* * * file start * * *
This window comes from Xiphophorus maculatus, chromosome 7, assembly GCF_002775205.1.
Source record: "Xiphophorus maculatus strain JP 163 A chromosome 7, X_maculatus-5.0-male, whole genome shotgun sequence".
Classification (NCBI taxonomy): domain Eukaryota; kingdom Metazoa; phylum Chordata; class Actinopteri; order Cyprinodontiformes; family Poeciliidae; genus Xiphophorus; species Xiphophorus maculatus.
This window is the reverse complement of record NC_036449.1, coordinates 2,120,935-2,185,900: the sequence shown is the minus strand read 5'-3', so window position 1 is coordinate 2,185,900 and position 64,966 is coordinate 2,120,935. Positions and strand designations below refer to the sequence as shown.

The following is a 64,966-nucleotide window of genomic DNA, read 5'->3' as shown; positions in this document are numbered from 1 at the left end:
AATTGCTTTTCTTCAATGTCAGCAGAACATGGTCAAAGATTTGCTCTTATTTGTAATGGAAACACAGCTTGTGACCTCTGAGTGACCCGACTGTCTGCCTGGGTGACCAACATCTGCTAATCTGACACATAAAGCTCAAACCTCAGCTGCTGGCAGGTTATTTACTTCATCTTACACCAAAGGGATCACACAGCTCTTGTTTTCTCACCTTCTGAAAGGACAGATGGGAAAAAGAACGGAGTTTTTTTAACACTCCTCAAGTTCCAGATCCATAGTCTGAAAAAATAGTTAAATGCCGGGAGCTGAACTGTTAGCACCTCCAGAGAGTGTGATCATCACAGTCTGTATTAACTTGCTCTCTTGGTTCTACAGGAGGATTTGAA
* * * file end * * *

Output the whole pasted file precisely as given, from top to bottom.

This window comes from Xiphophorus maculatus, chromosome 7, assembly GCF_002775205.1.
Source record: "Xiphophorus maculatus strain JP 163 A chromosome 7, X_maculatus-5.0-male, whole genome shotgun sequence".
Classification (NCBI taxonomy): domain Eukaryota; kingdom Metazoa; phylum Chordata; class Actinopteri; order Cyprinodontiformes; family Poeciliidae; genus Xiphophorus; species Xiphophorus maculatus.
This window is the reverse complement of record NC_036449.1, coordinates 2,120,935-2,185,900: the sequence shown is the minus strand read 5'-3', so window position 1 is coordinate 2,185,900 and position 64,966 is coordinate 2,120,935. Positions and strand designations below refer to the sequence as shown.

The following is a 64,966-nucleotide window of genomic DNA, read 5'->3' as shown; positions in this document are numbered from 1 at the left end:
AATTGCTTTTCTTCAATGTCAGCAGAACATGGTCAAAGATTTGCTCTTATTTGTAATGGAAACACAGCTTGTGACCTCTGAGTGACCCGACTGTCTGCCTGGGTGACCAACATCTGCTAATCTGACACATAAAGCTCAAACCTCAGCTGCTGGCAGGTTATTTACTTCATCTTACACCAAAGGGATCACACAGCTCTTGTTTTCTCACCTTCTGAAAGGACAGATGGGAAAAAGAACGGAGTTTTTTTAACACTCCTCAAGTTCCAGATCCATAGTCTGAAAAAATAGTTAAATGCCGGGAGCTGAACTGTTAGCACCTCCAGAGAGTGTGATCATCACAGTCTGTATTAACTTGCTCTCTTGGTTCTACAGGAGGATTTGAA